New look at ancient history

2008-02-01 00:00

This book looks deceptively like a coffee table book: glamorous dust-cover, a wealth of illustrations (one to three black-and-white photographs per page, many fine colour photographs), but it is hard, hard work. To be properly reviewed, let alone assimilated, it needs a professional historian of ancient Greece, an Egyptologist, an Anatolian and Mesopotamian expert, a trained archaeologist, an expert in Greek and other mythologies and an Old Testament scholar. The reader, lured by the seductive promise of the subtitle, plunges into what proves to be a dizzying welter of undoubted facts and unprovable theories, diagrams, time charts, names personal, tribal and national, until one no longer knows one's Amorites from one's Hittites, Pharaoh X the Third from his mummified sister.

Some places and peoples have up to three different names (from different languages and periods). Legendary characters who we thought were Greek turn out to be Egyptian and vice versa. And it is only around page 149 that something resembling “Western Civilisation” makes its appearance.

In the end, the book does fulfil the promise of its subtitle - mainly by revealing a labyrinthine pattern of migrations, conquests and shifting power struggles prevailing throughout the central and eastern Mediterranean, Egypt, the Levant, Anatolia and Mesopotamia for the last 5 000 years. The very concept of “Western” begins to look flimsy - as perhaps it should. Hardly any people on Earth are aboriginally unmixed. But Rohl's historical kaleidoscope is difficult for the reader to comprehend.

Rohl has over the years produced challenging, controversial and thoroughly researched theories about the ancient world (in Legend, for example, pinpointing the Garden of Eden in Armenia). His major assumption, generally, is that much of what we call myths are actually quite accurate reflections of historical people and events. He mostly regards famous figures from, for example, Greek mythology, such as Io, Minos, Tantalus and Agamemnon, as having been real historical people involved in historical events. Of course this is totally possible (allowing for exaggerations). It is also totally uncertain. Another Rohl position is his “New Chronology”, which shifts ancient events downwards by 200 to 300 years (thus putting the Trojan War around 890 BCE rather than its traditional 1190 or so). This has interesting results: it helps to integrate much Egyptian history with that of other peoples, including the Greeks, and, with its late Troy dates, it virtually eradicates the so-called Dark Age of Greece.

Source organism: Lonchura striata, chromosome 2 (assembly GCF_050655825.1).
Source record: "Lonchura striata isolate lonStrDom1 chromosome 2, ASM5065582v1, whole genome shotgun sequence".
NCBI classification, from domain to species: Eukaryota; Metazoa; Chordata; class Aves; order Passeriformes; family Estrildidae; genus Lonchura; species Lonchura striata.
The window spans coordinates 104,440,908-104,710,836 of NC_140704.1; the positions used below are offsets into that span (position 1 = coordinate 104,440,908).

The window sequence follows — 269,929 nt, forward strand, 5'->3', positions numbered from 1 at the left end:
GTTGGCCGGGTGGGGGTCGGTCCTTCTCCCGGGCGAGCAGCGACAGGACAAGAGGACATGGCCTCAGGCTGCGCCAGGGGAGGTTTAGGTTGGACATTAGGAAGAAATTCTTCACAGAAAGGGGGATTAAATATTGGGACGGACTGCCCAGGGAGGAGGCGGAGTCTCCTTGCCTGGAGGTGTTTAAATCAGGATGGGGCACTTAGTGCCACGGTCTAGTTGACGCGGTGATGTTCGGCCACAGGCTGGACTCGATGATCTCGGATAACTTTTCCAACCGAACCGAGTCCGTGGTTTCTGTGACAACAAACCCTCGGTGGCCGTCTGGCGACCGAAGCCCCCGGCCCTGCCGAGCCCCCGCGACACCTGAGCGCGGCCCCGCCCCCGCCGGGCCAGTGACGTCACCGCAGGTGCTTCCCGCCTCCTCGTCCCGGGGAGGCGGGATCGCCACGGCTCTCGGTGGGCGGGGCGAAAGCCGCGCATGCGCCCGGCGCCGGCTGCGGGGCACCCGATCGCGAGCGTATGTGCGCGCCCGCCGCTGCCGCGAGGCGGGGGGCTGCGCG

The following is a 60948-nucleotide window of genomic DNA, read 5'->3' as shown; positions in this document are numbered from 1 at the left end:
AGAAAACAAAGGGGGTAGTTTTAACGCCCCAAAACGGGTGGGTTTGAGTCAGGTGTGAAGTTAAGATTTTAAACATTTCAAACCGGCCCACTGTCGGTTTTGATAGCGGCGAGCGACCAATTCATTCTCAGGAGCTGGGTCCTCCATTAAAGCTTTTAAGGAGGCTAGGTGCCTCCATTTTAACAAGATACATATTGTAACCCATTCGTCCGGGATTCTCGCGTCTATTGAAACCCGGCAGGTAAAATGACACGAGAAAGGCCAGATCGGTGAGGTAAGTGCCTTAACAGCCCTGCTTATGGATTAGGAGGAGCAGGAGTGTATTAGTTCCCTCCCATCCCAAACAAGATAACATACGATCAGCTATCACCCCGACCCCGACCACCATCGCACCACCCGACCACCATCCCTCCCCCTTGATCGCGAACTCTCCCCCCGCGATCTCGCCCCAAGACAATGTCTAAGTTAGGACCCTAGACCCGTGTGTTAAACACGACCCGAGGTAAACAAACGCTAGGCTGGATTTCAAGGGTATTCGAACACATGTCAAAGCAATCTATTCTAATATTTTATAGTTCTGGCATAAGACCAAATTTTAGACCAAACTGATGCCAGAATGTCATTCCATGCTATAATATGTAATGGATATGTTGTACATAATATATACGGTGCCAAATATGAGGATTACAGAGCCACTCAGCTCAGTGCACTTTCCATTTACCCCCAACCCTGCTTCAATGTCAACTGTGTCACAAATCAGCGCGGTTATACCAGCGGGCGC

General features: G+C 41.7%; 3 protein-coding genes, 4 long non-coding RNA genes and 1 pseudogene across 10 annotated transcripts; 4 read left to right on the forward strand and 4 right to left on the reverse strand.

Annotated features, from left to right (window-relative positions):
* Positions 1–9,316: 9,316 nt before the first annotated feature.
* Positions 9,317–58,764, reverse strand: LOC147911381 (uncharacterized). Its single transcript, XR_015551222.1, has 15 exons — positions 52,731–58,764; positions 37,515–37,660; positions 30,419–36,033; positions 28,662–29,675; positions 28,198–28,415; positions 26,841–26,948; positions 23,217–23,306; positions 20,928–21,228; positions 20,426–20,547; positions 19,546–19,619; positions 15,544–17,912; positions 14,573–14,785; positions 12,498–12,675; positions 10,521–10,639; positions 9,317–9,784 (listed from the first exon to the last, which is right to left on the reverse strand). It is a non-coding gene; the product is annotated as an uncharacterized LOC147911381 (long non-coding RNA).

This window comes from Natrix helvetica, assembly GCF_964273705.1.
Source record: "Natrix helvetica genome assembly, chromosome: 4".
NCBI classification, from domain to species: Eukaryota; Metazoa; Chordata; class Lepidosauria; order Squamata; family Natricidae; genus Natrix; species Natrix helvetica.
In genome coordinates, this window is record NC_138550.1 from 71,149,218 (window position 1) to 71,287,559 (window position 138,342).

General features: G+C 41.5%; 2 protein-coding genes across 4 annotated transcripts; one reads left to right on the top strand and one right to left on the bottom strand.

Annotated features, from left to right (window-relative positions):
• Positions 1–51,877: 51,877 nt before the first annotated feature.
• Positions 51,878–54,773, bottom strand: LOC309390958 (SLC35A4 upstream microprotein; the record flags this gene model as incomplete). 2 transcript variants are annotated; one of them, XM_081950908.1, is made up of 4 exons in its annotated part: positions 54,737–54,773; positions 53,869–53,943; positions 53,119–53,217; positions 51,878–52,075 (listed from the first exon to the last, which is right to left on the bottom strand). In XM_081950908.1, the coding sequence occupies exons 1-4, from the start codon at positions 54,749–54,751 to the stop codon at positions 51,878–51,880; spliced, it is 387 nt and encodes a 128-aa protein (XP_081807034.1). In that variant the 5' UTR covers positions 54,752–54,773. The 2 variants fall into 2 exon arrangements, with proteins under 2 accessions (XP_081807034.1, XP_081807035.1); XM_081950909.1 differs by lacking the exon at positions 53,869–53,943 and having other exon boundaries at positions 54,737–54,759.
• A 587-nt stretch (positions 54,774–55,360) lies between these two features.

Every conclusion is based on archaeological material which can be variously interpreted, and on earlier theories which, if invalid, could collapse the whole structure.

Much, however, is fascinating material, dealing with engrossing matters such as the giant eruptions on Santorini, the journeys and wars of the Old Testament, and the great stories of Greek (and Roman) legend. It is almost impossible to judge the historical validity of most of Rohl's conclusions, but no one could accuse him of superficiality or lack of rigour. This 500-page hardback is heavy in all senses.

And “Avaris”? The ancient name for Tell Ed-Daba in the Nile delta, once occupied by non-Egyptians. So now you know.

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